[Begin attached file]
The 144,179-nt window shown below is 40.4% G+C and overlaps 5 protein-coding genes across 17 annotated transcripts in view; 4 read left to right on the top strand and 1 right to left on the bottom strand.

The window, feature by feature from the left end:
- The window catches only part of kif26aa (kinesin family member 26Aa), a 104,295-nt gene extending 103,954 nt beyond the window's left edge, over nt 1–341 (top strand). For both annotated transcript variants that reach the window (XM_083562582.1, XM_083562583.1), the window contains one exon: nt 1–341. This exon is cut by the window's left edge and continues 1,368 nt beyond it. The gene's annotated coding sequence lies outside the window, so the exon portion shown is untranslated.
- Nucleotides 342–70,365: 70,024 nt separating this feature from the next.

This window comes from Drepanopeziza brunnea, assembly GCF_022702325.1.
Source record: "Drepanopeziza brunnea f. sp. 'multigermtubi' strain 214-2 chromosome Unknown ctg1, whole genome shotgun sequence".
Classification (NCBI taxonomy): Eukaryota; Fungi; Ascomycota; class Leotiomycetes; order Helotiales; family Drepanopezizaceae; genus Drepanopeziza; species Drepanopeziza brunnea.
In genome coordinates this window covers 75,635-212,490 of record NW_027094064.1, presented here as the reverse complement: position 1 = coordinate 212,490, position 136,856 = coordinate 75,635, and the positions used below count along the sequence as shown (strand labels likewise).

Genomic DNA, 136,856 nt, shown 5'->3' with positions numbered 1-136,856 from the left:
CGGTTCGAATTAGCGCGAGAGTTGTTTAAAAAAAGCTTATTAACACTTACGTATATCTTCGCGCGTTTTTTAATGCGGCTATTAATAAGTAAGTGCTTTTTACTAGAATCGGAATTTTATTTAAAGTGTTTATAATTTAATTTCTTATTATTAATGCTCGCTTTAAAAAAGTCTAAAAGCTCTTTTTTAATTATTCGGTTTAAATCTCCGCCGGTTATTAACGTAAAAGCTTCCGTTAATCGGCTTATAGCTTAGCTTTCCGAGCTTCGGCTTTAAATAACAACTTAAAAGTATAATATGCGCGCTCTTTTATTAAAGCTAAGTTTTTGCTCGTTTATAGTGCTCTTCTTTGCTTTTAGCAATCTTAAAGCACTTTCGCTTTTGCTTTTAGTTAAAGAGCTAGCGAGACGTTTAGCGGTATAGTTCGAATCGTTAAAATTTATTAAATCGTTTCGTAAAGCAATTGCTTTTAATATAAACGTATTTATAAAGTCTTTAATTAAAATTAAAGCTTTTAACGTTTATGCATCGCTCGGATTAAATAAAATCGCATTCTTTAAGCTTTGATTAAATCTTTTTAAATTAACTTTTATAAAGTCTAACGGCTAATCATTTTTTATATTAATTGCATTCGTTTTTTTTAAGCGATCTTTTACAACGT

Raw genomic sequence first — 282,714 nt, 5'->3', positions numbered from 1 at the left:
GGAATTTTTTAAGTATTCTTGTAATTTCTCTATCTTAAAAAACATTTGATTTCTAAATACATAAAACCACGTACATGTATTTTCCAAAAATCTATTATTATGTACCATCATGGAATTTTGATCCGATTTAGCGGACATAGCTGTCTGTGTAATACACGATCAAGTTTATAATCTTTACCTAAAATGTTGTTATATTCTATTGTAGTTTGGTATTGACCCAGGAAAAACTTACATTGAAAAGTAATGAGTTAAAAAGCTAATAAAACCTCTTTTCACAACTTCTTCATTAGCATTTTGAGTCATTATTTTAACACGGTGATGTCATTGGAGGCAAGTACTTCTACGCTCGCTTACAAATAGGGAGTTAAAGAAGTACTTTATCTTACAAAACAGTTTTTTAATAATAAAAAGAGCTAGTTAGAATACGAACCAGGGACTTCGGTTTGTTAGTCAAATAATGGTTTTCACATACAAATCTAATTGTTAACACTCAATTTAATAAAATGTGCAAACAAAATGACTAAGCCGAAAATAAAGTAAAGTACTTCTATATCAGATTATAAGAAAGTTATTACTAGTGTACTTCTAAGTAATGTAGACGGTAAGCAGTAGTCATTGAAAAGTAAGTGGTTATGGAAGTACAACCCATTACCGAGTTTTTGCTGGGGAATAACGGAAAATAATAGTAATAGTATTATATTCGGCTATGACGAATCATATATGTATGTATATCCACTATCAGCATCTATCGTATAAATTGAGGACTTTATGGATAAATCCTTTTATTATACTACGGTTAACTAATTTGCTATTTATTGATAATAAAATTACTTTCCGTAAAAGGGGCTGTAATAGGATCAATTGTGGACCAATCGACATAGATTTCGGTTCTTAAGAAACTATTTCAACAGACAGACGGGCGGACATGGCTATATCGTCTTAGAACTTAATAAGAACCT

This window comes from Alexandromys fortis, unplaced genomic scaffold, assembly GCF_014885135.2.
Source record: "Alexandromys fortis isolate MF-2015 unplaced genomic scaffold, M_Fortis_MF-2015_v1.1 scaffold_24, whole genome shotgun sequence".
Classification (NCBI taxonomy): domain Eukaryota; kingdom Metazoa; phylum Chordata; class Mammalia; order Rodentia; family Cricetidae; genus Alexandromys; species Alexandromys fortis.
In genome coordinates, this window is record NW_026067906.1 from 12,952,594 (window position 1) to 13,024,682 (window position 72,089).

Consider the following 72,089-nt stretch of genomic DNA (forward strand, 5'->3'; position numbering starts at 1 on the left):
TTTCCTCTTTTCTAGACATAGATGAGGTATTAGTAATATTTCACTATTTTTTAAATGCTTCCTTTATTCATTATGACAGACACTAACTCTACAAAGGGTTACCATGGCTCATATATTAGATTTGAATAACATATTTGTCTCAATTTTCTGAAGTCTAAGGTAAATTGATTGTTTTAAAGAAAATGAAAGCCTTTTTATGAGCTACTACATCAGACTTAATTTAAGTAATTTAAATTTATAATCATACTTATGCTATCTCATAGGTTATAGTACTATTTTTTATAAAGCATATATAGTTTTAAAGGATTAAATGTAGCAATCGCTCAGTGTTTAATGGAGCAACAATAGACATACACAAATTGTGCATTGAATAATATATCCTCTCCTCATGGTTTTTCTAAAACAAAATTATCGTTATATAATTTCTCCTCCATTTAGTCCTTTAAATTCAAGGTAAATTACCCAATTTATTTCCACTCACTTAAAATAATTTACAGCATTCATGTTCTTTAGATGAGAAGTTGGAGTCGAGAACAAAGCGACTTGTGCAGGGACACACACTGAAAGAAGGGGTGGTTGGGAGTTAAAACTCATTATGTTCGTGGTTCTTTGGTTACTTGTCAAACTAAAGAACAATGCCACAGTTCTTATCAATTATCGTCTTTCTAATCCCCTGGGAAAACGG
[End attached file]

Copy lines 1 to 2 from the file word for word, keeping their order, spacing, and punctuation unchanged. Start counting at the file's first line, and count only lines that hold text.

The 144,179-nt window shown below is 40.4% G+C and overlaps 5 protein-coding genes across 17 annotated transcripts in view; 4 read left to right on the top strand and 1 right to left on the bottom strand.

The window, feature by feature from the left end: